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By Our Team, June 4, 2018


“IDENTITY” is at the heart of our research because we believe it is the most significant challenge facing young people today, especially those from disadvantaged groups. Traditional approaches consider collective, interpersonal and personal identity independently; we offer an innovative theory that is based on integration of these levels of identity. Studies on the content of the identity have confirmed our theoretical foundations: The clarity of identity of a person at one level is related to clarity of identity and self-esteem at other levels.

We propose that collective (cultural) identity and interpersonal identity serve as prototypes, or normatively defined templates, that provide a framework for young people to develop a healthy personal identity (Taylor, 2002; Taylor & de la Sablonnière, 2014). One’s culture, community, family, and close personal relationships provide the prototypes from which young people draw to internalize their own unique set of values and goals. These are the crucial elements that provide direction and motivation for the individual, allowing them to pursue goals, satisfy basic psychological needs, and build a sense of well-being. Our over-riding hypothesis is that for young people, a poorly defined sense of personal identity will be associated with lower levels of well-being, including demotivation and low self-esteem. A psychologically healthy identity, we argue, is one that involves a clearly and positively defined cultural, interpersonal and personal identity–a healthy personal identity is not possible without a clear higher order identity serving as a template, and once formed, a clear positive personal identity can reinforce and bolster cultural and interpersonal identities. We are therefore conducting several extensive studies of the processes of identity definition, particularly although not exclusively with specific populations experiencing identity disturbances, to refine the understanding in the literature about the processes linking identity and wellbeing. Indeed, identities are lived and experienced through a myriad of lenses, and we are privileged to have strong collaborative ties with groups from a wide variety of socio-cultural, social-demographic, and socio-political backgrounds. We have forged strong personal and professional relationships with a variety of cultural groups (e.g. First Nations, Inuit, Métis, Immigrant communities in Quebec, Street Kids, Somali, Indonesian, Kyrgyz) whose oppressive socio-political pasts have had a significant impact on their personal, interpersonal, and collective identities.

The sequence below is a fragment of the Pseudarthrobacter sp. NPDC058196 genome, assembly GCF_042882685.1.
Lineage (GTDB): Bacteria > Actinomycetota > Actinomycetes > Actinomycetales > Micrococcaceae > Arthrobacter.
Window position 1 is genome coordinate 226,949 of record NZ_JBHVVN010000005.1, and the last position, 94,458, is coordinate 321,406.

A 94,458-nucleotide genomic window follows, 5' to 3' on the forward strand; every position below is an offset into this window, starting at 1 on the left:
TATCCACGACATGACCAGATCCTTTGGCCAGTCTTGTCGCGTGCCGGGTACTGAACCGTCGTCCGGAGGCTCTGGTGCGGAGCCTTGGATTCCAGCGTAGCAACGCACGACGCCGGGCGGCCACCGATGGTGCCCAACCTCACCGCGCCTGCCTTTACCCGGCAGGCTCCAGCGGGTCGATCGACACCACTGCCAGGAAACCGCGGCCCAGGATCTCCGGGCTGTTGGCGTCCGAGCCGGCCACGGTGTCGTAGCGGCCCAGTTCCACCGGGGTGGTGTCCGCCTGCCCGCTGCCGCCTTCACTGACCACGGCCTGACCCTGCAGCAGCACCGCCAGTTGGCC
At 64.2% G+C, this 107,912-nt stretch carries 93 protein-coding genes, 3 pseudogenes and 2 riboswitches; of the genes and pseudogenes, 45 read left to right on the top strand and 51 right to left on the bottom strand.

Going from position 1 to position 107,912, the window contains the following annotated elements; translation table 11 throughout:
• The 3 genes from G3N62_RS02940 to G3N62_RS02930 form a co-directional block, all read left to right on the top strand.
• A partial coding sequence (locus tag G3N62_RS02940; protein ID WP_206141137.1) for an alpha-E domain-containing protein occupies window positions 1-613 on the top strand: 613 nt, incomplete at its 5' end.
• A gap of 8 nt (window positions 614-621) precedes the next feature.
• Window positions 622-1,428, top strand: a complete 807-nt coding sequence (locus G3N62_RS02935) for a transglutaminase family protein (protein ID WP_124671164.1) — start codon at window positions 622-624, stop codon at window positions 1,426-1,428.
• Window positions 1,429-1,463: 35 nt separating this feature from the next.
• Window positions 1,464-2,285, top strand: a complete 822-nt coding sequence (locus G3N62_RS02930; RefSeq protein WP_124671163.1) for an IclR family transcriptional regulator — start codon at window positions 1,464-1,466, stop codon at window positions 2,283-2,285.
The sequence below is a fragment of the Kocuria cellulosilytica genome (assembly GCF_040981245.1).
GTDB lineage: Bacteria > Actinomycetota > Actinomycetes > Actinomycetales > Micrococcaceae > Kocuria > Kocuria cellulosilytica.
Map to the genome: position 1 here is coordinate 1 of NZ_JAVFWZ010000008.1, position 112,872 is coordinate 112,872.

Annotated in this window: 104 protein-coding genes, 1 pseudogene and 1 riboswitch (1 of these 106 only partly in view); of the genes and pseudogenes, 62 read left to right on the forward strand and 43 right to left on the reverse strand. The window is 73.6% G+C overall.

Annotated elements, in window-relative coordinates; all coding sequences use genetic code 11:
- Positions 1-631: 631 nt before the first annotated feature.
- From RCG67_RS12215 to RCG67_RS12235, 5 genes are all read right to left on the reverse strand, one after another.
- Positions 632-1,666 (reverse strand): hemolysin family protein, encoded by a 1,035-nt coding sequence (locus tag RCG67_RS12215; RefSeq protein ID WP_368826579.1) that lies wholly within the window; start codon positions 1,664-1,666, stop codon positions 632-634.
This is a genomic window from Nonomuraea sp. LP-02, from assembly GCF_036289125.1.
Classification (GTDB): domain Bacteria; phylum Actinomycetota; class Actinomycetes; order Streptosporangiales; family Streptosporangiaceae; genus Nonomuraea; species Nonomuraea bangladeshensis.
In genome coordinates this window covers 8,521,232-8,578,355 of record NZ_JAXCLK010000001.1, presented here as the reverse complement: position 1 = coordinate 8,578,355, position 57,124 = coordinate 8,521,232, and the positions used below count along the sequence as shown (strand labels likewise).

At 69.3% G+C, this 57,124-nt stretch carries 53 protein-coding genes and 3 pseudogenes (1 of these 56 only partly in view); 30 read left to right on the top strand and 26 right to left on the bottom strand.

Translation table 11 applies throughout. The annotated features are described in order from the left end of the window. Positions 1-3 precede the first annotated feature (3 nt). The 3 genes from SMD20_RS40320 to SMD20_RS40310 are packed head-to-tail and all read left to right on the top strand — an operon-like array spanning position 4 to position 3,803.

Given a clear template, experiences of shared reality (Hardin & Higgins, 1996) and interdependence (Thibaut & Kelley, 1959) promote the internalization of the social framework into one’s core identity (Ryan & Deci, 2003). This internalization fosters stronger endorsements of the identity, more behavioral expressions of the identity and a greater willingness to defend the identity. We are conducting a series of studies examining how shared reality increases identification via shared activities, shared beliefs and values, or shared understanding of the group or the dyadic relationship. We will also examine processes of internalizing and integrating multiple identities. In doing so, we are testing internalization and commitment to the identity in terms of both self-reports and automatic expressions of the identity.

Our theory of identity points to two major categories of breakdowns that may lead a young person to develop a less than functional self-concept. First, a confused or unclear social identity – as in the case of groups that have been colonized and had their way of life destroyed, or the case of young people whose families have not provided a secure attachment style — would mean a young person had a faulty framework or template from which to build a personal identity. Second, even where clear frameworks exist, there can be breakdowns in the internalization process due to distortions in processing social information about the self, producing low self-esteem and related problems. We conduct studies on both forms of identity breakdowns, with a view to finding constructive interventions. Testing the efficacy of such manipulations allows us to assess experimentally the validity of our process model, while pointing the way toward socially beneficial interventions.

We are grateful to the FRQSC for financial support to coordinate our research activities and foster a rich educational environment for our students as well as a collaborative scientific environment for ongoing research into these important issues.